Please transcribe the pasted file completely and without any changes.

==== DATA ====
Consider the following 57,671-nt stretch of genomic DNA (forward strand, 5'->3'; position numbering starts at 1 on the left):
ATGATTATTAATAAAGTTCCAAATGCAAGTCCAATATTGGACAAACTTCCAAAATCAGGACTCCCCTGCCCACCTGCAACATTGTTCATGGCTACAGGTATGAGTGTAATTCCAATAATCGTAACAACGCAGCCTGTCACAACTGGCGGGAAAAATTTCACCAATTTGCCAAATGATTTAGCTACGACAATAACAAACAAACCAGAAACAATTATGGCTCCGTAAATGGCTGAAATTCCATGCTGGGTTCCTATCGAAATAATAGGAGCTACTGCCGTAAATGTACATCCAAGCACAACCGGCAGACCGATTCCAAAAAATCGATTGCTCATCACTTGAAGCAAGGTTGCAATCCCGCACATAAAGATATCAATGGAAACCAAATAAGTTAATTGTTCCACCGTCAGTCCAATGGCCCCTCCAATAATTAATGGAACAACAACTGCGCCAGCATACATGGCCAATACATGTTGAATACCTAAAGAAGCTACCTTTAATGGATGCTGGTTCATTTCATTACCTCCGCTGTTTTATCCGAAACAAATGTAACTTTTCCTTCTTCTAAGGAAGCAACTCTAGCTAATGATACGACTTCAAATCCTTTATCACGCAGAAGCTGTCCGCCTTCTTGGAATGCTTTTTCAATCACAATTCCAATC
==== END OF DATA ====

Consider the following 57,671-nt stretch of genomic DNA (forward strand, 5'->3'; position numbering starts at 1 on the left):
ATGATTATTAATAAAGTTCCAAATGCAAGTCCAATATTGGACAAACTTCCAAAATCAGGACTCCCCTGCCCACCTGCAACATTGTTCATGGCTACAGGTATGAGTGTAATTCCAATAATCGTAACAACGCAGCCTGTCACAACTGGCGGGAAAAATTTCACCAATTTGCCAAATGATTTAGCTACGACAATAACAAACAAACCAGAAACAATTATGGCTCCGTAAATGGCTGAAATTCCATGCTGGGTTCCTATCGAAATAATAGGAGCTACTGCCGTAAATGTACATCCAAGCACAACCGGCAGACCGATTCCAAAAAATCGATTGCTCATCACTTGAAGCAAGGTTGCAATCCCGCACATAAAGATATCAATGGAAACCAAATAAGTTAATTGTTCCACCGTCAGTCCAATGGCCCCTCCAATAATTAATGGAACAACAACTGCGCCAGCATACATGGCCAATACATGTTGAATACCTAAAGAAGCTACCTTTAATGGATGCTGGTTCATTTCATTACCTCCGCTGTTTTATCCGAAACAAATGTAACTTTTCCTTCTTCTAAGGAAGCAACTCTAGCTAATGATACGACTTCAAATCCTTTATCACGCAGAAGCTGTCCGCCTTCTTGGAATGCTTTTTCAATCACAATTCCAATC